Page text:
Review: Prometheus Orchestra & Choir, Ipswich School Festival, September 24

Prometheus Orchestra & Choir, Ipswich School Festival, September 24

The Prometheus Orchestra and Choir have both been formed within the last few years but have already attracted notice and praise for commitment and quality of their music making. On the evidence of Saturday evening’s concert their reputation can only grow.

Beethoven’s Coriolan Overture may lack the immediate appeal of Egmont or Fidelio but it is a well crafted and cogent piece, carefully balancing the ups and downs of the life of the Roman soldier and statesman. Conductor Edmond Fivet got the basic tempo just right and the frequent changes of mood were smoothly negotiated.

Schubert’s sixth Symphony (The Little C Major) is an engaging and assured work, with the composer’s thoughts clearly moving on from his earlier, classical symphonies towards the greater achievements of the Unfinished and Great C Major. The perky main theme of the first movement was beautifully realised with springy woodwind and neatly busy strings. The slow movement unfolded with gentle ease and the scherzo had an engaging bounce. All in all this was a fine performance, slightly marred by over-loud timpani.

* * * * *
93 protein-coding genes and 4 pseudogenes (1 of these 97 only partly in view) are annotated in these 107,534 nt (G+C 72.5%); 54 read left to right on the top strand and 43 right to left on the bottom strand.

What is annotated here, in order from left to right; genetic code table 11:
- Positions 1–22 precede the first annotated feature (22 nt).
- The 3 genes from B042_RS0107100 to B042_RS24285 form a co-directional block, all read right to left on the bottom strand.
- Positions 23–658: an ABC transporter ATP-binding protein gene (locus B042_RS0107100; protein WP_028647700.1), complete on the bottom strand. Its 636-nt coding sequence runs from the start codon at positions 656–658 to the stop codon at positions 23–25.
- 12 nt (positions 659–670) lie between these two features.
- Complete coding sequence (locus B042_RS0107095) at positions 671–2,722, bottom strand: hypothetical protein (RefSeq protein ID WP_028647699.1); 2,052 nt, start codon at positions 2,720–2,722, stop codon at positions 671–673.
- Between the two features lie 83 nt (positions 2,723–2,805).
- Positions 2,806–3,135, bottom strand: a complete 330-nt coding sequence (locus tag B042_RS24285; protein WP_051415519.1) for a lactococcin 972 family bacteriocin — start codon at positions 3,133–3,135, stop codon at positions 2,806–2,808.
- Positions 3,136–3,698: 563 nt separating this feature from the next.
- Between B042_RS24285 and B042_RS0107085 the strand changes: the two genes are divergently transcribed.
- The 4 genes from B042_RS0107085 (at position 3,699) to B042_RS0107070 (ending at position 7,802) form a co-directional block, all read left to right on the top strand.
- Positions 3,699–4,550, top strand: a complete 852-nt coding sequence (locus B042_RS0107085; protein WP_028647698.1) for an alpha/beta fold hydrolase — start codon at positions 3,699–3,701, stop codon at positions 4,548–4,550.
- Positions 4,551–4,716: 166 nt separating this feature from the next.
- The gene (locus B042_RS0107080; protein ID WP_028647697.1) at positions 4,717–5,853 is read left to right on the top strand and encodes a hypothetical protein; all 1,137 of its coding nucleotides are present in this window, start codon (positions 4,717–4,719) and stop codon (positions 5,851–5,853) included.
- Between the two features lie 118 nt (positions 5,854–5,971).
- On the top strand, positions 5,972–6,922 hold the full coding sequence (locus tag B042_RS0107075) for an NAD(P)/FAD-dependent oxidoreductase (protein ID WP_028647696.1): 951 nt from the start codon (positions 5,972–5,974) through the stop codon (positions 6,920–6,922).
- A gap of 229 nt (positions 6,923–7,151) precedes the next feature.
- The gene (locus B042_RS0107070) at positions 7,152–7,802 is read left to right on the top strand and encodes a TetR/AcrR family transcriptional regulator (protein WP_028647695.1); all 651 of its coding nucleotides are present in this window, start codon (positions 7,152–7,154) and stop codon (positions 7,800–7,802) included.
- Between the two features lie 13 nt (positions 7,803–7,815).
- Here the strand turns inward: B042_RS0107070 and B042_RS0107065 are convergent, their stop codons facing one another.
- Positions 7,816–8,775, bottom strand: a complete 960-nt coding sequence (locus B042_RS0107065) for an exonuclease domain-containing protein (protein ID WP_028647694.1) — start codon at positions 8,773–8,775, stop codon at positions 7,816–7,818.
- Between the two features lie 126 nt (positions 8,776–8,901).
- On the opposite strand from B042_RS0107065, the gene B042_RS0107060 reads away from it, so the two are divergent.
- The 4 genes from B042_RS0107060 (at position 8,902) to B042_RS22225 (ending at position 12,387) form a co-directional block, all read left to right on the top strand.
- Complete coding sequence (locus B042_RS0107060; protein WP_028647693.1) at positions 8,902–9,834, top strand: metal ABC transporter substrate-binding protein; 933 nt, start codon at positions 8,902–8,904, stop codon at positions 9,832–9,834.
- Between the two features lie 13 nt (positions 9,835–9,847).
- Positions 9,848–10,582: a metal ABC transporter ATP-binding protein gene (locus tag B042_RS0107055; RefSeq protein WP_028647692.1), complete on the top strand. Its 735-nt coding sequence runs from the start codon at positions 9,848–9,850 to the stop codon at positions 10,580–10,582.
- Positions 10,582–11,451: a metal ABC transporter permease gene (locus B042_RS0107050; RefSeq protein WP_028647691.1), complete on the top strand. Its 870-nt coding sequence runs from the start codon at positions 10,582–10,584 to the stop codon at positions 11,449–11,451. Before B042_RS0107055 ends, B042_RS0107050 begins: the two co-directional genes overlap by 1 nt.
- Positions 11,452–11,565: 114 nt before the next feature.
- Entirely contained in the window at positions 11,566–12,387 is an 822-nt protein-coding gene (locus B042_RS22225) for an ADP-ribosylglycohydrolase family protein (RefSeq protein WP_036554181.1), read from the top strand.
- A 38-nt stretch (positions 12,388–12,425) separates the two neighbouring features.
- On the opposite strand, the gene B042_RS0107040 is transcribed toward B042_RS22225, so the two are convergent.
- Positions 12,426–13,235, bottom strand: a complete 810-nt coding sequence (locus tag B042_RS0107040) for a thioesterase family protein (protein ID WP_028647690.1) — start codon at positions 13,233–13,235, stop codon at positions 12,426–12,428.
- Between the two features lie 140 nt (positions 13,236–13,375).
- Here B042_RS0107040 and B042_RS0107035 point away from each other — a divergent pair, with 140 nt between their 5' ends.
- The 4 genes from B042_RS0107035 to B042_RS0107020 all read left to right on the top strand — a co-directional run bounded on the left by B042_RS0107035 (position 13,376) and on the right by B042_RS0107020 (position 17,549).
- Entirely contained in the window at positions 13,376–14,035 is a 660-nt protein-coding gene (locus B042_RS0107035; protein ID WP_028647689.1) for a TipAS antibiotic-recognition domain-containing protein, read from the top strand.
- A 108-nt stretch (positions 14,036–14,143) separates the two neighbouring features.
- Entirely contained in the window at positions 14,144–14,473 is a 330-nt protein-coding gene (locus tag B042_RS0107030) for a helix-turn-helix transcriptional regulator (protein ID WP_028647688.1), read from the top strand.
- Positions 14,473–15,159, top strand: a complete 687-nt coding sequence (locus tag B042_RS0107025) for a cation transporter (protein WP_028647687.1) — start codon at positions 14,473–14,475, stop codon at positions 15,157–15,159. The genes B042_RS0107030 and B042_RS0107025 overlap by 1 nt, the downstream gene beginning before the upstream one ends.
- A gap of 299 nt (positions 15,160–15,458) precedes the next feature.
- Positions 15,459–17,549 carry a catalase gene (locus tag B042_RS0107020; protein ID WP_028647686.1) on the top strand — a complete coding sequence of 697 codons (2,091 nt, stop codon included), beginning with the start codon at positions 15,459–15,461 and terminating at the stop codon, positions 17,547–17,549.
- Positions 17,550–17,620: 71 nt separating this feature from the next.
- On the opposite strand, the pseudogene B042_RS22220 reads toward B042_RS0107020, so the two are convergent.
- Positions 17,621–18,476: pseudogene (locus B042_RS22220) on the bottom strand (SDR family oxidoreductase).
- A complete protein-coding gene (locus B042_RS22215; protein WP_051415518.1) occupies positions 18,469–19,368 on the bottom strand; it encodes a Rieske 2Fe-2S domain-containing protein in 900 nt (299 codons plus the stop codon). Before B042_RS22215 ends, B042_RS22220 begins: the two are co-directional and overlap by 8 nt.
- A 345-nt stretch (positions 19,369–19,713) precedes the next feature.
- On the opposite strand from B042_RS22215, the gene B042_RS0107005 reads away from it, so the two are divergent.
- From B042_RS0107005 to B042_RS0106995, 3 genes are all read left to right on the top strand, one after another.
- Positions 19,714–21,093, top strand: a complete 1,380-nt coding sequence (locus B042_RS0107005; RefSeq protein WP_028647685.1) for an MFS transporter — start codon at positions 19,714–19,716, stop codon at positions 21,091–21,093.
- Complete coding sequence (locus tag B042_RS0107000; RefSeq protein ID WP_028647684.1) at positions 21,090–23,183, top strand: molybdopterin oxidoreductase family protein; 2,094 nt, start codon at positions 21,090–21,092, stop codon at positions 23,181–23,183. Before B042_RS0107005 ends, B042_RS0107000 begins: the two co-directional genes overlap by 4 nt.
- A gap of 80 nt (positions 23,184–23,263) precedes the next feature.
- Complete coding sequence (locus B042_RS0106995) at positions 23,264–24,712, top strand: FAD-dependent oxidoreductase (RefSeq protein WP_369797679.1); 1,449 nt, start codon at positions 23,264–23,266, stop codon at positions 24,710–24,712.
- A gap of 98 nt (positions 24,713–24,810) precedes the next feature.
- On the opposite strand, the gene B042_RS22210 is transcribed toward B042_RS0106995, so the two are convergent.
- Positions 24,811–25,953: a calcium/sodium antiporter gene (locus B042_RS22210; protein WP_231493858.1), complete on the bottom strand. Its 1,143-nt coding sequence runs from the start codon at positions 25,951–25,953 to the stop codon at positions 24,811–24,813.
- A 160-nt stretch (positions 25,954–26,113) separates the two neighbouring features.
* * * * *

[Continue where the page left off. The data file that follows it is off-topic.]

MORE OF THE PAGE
The second half saw the addition of the Prometheus Choir for two works by Haydn under the baton of festival director William Saunders. He conducted with exemplary clarity and authority and the enthusiastic performers spared no efforts in the Te Deum and the Heiligmesse. In both works there was much singing and playing to admire, the faster passages often having an exciting drive and precision. However, despite a few calmer interludes, the predominance of music that was broadly ‘fast and loud’ did make the performances feel a touch relentless and one would have appreciated a little more contrast and restraint. Nevertheless, there was a great deal to enjoy in both the music and the musicianship on display.

Gareth Jones

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